- Architect In Charge:Makoto Tanijiri, Ai Yoshida
Text description provided by the architects. One of the issues that emerged during the design process of this building was how to insert it in a peaceful rural landscape and how it interacts with the animals living in such a context. The concept of this project is to suspend a thin cover on a natural hill, equip it with furniture and in this way create a place where people and animals can meet under its shade.
The facade is made of transparent acrylic sheets on all four sides of the building, allowing the residents to get closer to nature while keeping the house warm due to this material’s high thermal insulation capability. Inside, the spaces are softly divided by expanded metal curved sheets allowing people to hang something or lean on it. These see-through partitions become guidelines for the furniture layout, and induce the residents to align things on it keeping the building tidy. This building uses light materials and organic shape interior dividers to further enhance its relationship with the landscape.
The space is composed by multiple levels with a maximum difference in height of 1000 mm that allows installing no handrails. Utilities and storage space are hidden under these levels, resulting in a very clean ground floor. The facilities’ floor level is partially underground to assure more privacy allowing the residents to see the sky only. At the same time, in the kitchen space, the level difference becomes a joint between the countertop and the ground, making it possible for a deer to stare at the residents preparing meals.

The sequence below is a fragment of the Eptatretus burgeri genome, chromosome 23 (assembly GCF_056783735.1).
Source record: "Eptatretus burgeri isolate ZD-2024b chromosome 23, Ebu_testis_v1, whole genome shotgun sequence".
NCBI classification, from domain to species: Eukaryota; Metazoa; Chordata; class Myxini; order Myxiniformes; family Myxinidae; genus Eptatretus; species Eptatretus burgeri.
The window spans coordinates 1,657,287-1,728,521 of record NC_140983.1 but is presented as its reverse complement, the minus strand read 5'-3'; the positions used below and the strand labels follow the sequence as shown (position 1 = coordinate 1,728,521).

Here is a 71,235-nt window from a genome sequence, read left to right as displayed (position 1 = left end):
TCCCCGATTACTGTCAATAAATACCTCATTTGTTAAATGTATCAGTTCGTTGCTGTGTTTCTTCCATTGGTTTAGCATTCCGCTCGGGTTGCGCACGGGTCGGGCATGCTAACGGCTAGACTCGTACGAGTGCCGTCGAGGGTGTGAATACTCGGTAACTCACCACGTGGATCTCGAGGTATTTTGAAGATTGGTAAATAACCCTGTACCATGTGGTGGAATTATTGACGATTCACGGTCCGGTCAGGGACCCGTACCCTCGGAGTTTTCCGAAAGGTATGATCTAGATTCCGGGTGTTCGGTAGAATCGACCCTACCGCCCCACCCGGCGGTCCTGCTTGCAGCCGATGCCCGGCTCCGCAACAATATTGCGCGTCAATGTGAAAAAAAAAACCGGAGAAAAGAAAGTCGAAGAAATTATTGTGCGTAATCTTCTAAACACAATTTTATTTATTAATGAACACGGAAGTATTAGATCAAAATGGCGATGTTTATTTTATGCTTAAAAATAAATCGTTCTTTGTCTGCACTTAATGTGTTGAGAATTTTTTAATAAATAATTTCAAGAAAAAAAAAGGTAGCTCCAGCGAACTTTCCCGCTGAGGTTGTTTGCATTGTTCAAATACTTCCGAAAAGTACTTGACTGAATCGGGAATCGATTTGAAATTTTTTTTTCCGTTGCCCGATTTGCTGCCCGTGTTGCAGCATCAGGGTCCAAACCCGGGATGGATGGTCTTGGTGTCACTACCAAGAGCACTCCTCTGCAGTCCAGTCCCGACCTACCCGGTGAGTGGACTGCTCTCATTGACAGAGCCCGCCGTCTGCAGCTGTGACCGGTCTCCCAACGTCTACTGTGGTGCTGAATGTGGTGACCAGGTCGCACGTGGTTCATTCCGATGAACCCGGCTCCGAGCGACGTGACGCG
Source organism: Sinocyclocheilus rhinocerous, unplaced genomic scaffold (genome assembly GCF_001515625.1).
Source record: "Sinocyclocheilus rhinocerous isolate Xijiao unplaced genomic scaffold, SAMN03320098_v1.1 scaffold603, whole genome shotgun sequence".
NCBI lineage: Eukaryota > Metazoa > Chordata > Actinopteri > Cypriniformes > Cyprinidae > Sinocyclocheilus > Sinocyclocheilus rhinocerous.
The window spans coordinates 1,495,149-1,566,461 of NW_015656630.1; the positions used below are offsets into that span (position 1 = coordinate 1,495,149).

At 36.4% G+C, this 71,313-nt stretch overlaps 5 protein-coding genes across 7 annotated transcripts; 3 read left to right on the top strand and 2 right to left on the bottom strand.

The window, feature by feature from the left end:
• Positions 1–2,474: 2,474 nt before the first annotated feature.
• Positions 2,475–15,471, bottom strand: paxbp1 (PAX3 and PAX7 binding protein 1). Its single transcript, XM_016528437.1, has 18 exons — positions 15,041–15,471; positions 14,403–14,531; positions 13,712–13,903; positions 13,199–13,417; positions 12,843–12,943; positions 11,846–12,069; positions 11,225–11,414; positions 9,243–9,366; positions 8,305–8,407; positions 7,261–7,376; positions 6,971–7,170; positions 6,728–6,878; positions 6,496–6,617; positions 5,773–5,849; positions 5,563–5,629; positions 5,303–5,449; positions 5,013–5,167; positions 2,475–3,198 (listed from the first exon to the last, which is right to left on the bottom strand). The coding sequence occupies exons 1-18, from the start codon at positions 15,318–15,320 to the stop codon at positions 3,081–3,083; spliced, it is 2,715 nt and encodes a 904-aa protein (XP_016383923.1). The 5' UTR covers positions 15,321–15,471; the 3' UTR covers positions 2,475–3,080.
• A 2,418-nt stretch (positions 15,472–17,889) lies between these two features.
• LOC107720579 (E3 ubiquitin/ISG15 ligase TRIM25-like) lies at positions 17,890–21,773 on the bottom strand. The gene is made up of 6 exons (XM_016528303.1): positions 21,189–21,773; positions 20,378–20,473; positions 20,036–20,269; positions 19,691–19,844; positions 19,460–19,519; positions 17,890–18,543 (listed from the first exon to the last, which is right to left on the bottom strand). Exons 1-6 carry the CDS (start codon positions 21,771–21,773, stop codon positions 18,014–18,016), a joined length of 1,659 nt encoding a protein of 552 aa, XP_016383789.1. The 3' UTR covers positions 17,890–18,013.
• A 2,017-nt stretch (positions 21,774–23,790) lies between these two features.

By extending the eaves equally, as much as the height of the acrylic facade, the thermo environment inside is improved and a shade is made outside, inducing the people to use the spaces inside and outside of the building in different ways according to the seasons and the hour of the day, blending their lifestyles into nature.
So far, the architectural essential elements have always been discrete, but nowadays as technology progresses the distinction between a wall, a window and a pillar becomes more vague, permitting architecture to become limitless.